A vile letter written by the warlord behind the 9/11 atrocities has gone viral on TikTok, with users claiming that reading it allowed them to “understand” why the horrific attacks were carried out in 2001.
Osama bin Laden, who founded the terrorist group Al-Qaeda to wage a holy war against the Western world, wrote a “Letter to America” in 2002 to vent his grief and defend the motivations behind his murderous attack on mainland America, in which thousands of innocent people died.
In the viral letter, bin Laden regularly expresses anti-American, anti-Semitic and anti-Western views, stating that one of the main reasons for September 11 was US support for Israel.
As of this writing, videos with the hashtag “LettertoAmerica” have been viewed 7.3 million times. Remarkably, most demand support for the twisted reasoning that Bin Laden presents without thinking about the freedoms he criticizes.
The letter began gaining traction online after the British newspaper The Guardian posted a link to a 2002 article that translated the letter in its entirety into an article about the ongoing war between Israel and Hamas. It was then removed without explanation.
The link to the letter spread as hundreds of TikTokers responded to it by posting videos in which they apparently mistook the hateful speech for intellectual thought.
Various popular videos about the letter provide no context regarding bin Laden’s life as a jihadist, in which his followers murdered thousands of Muslims and non-Muslims, or his support for the most repressive political regimes imaginable.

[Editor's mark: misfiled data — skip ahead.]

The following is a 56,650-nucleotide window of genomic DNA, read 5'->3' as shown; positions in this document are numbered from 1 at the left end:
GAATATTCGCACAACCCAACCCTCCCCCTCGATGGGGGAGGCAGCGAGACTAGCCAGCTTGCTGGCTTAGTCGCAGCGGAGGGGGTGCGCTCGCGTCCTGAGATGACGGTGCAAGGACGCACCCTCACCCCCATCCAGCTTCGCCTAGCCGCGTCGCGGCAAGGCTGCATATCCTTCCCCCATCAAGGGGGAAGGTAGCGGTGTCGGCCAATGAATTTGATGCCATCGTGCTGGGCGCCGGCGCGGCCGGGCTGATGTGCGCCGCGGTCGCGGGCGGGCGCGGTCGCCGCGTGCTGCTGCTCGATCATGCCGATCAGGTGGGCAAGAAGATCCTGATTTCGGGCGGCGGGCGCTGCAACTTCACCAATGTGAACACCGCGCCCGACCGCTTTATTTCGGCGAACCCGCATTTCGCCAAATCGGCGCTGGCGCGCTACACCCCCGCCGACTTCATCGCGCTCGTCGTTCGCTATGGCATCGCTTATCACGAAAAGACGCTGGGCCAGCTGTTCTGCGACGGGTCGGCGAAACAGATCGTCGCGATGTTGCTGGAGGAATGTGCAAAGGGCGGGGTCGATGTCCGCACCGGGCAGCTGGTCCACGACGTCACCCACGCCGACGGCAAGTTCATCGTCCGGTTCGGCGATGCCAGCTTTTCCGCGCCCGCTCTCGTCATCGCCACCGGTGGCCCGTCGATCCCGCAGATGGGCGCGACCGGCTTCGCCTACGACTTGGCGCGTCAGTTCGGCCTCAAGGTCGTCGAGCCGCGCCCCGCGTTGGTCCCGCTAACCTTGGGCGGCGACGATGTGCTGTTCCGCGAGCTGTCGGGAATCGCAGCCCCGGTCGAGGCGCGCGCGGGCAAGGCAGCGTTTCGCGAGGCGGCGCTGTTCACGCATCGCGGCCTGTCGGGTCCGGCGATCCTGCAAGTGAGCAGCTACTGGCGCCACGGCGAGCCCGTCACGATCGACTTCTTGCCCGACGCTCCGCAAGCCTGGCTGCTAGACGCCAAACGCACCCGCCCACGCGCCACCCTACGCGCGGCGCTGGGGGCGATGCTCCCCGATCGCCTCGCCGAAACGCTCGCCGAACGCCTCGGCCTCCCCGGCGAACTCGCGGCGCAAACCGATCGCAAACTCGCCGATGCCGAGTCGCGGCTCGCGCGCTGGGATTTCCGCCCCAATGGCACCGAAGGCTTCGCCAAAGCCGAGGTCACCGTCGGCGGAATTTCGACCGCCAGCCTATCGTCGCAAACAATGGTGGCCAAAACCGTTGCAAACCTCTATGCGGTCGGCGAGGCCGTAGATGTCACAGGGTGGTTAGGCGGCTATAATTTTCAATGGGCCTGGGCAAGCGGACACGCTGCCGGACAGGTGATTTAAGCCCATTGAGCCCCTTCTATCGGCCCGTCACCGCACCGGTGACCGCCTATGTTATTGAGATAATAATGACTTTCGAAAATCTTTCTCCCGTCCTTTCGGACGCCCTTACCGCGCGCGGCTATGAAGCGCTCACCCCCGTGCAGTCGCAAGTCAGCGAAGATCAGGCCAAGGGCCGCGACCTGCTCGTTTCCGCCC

In other parts of his correspondence, bin Laden blamed the U.S. government for spreading AIDS around the world, described homosexuality as “immoral” and tried to turn America into an oppressive religious state similar to Afghanistan.
In his “Letter to America”, Osama bin Laden accused the United States of complicity in the “oppression” of Palestinians and spreading AIDS around the world
The trend appears to have started with TikToker Lynette Adkins, who posted a video on November 14 asking her followers to read the manifesto
On bin Laden’s orders, nearly 3,000 Americans died on September 11 in New York, Washington, and Pennsylvania
Clare Baron lays a rose for her cousin Mark Whitford at the National September 11 Memorial during the annual 22nd anniversary ceremony
Victims’ family members attend a ceremony observing the September 11 terrorist attacks at the Pentagon
A moving memorial to the victims of Osama bin Laden’s cruelty in downtown Manhattan
The trend appears to have started with TikToker Lynette Adkins, who posted a video on November 14. “I want everyone to stop what they’re doing and read – it’s literally two pages – and read ‘Letter to America’.” she said.